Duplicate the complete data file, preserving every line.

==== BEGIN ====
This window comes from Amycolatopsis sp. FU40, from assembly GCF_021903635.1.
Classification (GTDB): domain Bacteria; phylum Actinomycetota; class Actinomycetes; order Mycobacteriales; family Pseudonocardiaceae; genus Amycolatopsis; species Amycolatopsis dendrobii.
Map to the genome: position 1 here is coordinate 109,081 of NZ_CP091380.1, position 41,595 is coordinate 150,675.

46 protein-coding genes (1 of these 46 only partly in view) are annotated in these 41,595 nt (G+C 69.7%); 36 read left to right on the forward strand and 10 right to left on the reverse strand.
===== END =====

This window comes from Amycolatopsis sp. FU40, from assembly GCF_021903635.1.
Classification (GTDB): domain Bacteria; phylum Actinomycetota; class Actinomycetes; order Mycobacteriales; family Pseudonocardiaceae; genus Amycolatopsis; species Amycolatopsis dendrobii.
Map to the genome: position 1 here is coordinate 109,081 of NZ_CP091380.1, position 41,595 is coordinate 150,675.

46 protein-coding genes (1 of these 46 only partly in view) are annotated in these 41,595 nt (G+C 69.7%); 36 read left to right on the forward strand and 10 right to left on the reverse strand.